Buyers want you to innovate—and help them innovate in the process. Across most buyer sectors, interviewees indicate they are looking for “leading edge” or “cutting edge” designers and builders. Noting that it is exponentially difficult to differentiate A/E/C firms, buyers say they look for companies that can demonstrate thought leadership in the industry and specific sector. Buyers report some of the first indicators of demonstrated innovation are publishing articles and white papers or speaking at conferences.

Buyers are experimenting (but not taking big chances) with project delivery. Buyers are keen to innovate in project delivery through technology integration or evidence-based design. They feel A/E/C firms that use innovative delivery approaches successfully also have the potential to help the buyers’ organizations innovate the products or services they provide to their clients. However, buyers aren’t willing to take big risks with project delivery: They are looking for A/E/C firms to educate them on the options, make recommendations, choose innovative delivery approaches with care, and back that up with solid, top-notch project managers who can make success happen.

Some buyers say, “Don’t find us, we’ll find you.” A recurrent theme in the interviews is that buyers increasingly use the Internet to research A/E/C firms, preferring to find companies they feel could best help solve their challenges. This growing trend demonstrates the importance of inbound marketing and reinforces a more global trend: the decline in effectiveness of outbound marketing techniques.

Full service isn’t what it used to be. While some firms continue to appreciate the “one-stop-shop” approach, a number of interviewees note they use technology to sift through the myriad of firms serving any given market segment and prefer to pick and choose team members (companies or even individuals) who best match their project needs. The trend toward the buyer putting together the project team will continue.

Reputation and references are still the keys to success. Buyers want to know that a company has been down this path before with similar clients, and they want to talk to those clients about a company’s performance. In fact, buyers often contact companies or organizations similar to their own to get referrals for designers and constructors, which again emphasizes the “don’t-call-us — we’ll-call-you” trend.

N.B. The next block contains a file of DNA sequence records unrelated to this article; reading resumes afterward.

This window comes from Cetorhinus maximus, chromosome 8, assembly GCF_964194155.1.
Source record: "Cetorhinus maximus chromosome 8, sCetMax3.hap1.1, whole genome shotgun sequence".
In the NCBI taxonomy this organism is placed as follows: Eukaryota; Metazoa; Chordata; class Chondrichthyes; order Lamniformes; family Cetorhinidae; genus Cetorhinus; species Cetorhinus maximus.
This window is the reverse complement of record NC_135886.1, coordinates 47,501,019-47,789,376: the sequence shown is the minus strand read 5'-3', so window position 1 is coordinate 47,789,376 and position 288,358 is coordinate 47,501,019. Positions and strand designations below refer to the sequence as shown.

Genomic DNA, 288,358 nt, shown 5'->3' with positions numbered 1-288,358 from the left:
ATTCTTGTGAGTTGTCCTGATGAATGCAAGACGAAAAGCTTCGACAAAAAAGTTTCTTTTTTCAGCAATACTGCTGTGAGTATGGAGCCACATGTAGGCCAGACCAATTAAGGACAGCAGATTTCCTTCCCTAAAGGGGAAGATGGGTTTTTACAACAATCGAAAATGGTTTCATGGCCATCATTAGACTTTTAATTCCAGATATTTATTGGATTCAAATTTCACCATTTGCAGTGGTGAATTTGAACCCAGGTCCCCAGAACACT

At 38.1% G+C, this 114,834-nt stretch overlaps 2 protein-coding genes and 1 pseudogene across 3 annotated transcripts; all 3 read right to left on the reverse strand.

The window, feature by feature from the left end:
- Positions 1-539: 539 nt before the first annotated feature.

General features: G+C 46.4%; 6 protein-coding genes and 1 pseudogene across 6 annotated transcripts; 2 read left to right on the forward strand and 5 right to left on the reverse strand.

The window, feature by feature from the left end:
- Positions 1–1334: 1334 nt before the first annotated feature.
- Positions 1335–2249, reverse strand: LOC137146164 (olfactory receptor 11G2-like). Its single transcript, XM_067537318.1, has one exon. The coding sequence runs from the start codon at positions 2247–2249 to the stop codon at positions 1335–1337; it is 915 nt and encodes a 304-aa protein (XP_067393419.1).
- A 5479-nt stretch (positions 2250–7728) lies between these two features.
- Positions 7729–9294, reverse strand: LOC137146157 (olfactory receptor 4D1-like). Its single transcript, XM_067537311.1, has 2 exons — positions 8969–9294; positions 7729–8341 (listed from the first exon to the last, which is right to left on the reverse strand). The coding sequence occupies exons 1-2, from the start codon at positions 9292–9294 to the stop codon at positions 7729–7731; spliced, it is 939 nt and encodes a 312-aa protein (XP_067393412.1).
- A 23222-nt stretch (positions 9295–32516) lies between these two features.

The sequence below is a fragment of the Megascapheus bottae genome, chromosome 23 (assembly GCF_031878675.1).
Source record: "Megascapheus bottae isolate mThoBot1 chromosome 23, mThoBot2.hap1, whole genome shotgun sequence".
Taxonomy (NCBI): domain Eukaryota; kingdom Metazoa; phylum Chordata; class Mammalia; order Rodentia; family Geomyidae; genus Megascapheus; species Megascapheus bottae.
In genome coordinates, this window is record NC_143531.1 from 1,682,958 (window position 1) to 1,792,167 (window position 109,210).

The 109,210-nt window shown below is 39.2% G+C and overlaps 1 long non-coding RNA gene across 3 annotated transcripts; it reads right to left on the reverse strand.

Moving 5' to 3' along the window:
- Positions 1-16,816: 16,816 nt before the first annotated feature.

Focusing on the buyer’s specific project wins the day. This finding sounds almost too basic to mention. However, just like “don’t forget to breathe,” buyers still find that A/E/C firms spend too much time talking about themselves and not enough time talking about the buyer.

Money makes the world go around. Across all segments, buyers note their project workloads generally are down, their funding has been cut, and any A/E/C firm that can help them find money for their projects will be able to differentiate itself from the competition. This was further evidenced by a growing interest in public-private partnerships. All indicators are that this trend will continue.

Local is the new local. Interestingly, in this day and age of advanced technology and virtual offices, several buyers in different segments note they are under increasing pressure to stay with local A/E/C firms; even when they want or need to cast a wider net for the major projects, they invariably will want to include local participants.

A/E/C firms that offer the most value often go far beyond just design and construction services. This came out in a number of conversations with buyers, and it relates to several points above—whether helping buyers to innovate their projects or services, finding funding for a project, or educating project stakeholders. In fact, within the state and local government group, a number of buyers specifically stated they are under the gun to be more transparent, political officials are demanding perfection, and they are looking to their A/E/C firms to help demonstrate to the public why a project is important and what negative things could happen if the project is cancelled. This is one emerging role buyers felt was ideally suited to the non-technical business developers.

For savvy A/E/C business developers, this research might reinforce a few of your suppositions. Nonetheless, the Foundation’s research is a clarion call to action for A/E/C firms. If you have a poor, out-of-date Web site, you are losing work. If your business development program is still geared toward outbound tactics, with little thought to inbound marketing, opportunities for which your firm is qualified are passing you by.